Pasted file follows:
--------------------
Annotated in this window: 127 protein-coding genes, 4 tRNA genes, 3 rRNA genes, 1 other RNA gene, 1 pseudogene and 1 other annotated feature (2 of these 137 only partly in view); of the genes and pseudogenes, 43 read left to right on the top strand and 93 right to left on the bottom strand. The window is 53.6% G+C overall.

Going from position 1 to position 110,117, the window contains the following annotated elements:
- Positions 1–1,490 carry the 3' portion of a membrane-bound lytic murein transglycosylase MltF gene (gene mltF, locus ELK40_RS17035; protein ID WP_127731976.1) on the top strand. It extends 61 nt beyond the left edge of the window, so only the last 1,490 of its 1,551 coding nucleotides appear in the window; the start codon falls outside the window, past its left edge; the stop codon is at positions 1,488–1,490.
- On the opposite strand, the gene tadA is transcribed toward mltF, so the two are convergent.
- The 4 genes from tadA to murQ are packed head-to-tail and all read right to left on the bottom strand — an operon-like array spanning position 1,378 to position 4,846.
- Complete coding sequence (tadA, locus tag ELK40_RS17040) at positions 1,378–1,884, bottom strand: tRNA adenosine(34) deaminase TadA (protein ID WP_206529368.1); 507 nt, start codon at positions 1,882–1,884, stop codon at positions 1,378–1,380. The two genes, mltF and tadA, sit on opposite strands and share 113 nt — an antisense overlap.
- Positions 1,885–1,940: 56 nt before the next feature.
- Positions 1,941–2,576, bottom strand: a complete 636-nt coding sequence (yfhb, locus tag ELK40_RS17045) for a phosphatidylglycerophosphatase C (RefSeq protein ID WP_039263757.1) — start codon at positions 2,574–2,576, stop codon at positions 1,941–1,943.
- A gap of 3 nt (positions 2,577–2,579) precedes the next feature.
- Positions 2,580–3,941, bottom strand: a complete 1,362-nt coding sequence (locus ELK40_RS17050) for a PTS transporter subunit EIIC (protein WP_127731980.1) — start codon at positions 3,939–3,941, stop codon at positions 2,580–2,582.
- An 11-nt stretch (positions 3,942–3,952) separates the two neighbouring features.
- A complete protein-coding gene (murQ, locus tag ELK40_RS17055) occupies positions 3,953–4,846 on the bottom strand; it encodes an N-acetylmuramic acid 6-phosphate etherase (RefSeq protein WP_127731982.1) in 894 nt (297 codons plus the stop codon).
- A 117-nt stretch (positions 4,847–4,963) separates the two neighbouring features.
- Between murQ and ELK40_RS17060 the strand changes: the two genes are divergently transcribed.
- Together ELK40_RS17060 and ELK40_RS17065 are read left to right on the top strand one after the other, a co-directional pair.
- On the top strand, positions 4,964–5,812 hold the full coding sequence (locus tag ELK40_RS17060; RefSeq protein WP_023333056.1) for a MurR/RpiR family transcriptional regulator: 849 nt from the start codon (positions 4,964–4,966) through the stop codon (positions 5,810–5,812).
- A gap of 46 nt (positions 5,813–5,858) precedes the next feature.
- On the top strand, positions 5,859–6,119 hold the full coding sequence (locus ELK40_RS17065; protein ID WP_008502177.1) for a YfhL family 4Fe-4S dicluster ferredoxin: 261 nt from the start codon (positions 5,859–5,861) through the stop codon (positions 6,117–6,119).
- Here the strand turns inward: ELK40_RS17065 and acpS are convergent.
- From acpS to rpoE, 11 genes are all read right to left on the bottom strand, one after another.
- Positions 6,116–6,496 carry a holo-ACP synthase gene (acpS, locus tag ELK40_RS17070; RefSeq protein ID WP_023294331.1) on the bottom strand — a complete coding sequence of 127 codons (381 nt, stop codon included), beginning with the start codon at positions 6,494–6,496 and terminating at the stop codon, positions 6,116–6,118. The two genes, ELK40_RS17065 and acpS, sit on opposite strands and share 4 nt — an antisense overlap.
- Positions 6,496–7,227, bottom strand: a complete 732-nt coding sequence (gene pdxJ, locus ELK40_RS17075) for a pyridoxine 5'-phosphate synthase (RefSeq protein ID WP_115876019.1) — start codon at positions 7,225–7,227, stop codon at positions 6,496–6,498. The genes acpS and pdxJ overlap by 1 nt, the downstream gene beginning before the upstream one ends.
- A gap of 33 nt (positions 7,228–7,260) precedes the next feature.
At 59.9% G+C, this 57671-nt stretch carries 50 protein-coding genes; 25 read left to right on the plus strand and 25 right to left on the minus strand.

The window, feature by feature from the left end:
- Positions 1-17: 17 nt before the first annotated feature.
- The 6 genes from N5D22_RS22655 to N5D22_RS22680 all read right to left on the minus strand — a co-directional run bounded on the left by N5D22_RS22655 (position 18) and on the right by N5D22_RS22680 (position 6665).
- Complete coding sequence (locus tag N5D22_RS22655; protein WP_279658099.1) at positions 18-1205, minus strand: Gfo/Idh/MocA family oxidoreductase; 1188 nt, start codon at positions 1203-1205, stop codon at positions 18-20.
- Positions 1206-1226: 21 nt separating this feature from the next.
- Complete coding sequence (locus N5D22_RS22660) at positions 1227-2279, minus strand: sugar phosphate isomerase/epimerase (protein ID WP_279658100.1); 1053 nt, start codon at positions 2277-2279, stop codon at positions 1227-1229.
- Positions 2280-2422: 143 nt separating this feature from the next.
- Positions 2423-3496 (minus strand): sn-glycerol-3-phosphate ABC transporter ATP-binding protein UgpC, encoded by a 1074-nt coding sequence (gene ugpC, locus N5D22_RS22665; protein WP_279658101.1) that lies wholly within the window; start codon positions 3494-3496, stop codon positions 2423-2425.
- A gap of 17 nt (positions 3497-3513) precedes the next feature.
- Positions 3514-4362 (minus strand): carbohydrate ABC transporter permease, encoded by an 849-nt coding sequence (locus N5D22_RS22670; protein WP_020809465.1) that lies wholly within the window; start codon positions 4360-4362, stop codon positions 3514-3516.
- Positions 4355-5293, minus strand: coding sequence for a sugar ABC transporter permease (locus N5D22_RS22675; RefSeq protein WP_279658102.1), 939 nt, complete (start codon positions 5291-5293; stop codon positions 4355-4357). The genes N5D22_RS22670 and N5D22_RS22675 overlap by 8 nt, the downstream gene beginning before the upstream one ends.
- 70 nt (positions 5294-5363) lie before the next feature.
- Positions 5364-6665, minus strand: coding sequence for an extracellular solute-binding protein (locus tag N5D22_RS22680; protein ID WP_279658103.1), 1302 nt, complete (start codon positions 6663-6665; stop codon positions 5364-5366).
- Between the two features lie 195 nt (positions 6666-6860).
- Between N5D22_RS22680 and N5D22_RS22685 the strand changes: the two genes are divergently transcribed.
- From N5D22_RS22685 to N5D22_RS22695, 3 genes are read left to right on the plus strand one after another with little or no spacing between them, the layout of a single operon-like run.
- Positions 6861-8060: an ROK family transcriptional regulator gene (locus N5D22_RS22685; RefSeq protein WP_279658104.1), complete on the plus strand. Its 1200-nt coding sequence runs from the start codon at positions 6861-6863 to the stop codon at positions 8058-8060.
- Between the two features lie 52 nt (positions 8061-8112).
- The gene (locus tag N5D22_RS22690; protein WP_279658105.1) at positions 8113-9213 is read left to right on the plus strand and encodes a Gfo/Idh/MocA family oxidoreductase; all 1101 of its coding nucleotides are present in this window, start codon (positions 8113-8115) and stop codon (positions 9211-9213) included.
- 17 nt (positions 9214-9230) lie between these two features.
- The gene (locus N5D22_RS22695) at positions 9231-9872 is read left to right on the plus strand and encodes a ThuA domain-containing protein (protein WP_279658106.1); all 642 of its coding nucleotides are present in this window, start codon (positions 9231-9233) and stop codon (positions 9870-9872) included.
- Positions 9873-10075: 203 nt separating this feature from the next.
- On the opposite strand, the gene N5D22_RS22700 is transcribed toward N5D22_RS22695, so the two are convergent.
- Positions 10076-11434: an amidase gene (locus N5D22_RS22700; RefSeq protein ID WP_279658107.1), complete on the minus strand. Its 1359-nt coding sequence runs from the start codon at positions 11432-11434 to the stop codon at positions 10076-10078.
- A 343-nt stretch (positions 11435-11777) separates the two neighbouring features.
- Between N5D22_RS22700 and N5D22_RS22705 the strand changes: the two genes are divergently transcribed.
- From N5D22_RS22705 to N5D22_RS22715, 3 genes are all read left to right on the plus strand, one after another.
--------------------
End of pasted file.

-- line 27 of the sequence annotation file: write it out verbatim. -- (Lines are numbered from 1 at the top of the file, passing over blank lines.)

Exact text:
- The 6 genes from N5D22_RS22655 to N5D22_RS22680 all read right to left on the minus strand — a co-directional run bounded on the left by N5D22_RS22655 (position 18) and on the right by N5D22_RS22680 (position 6665).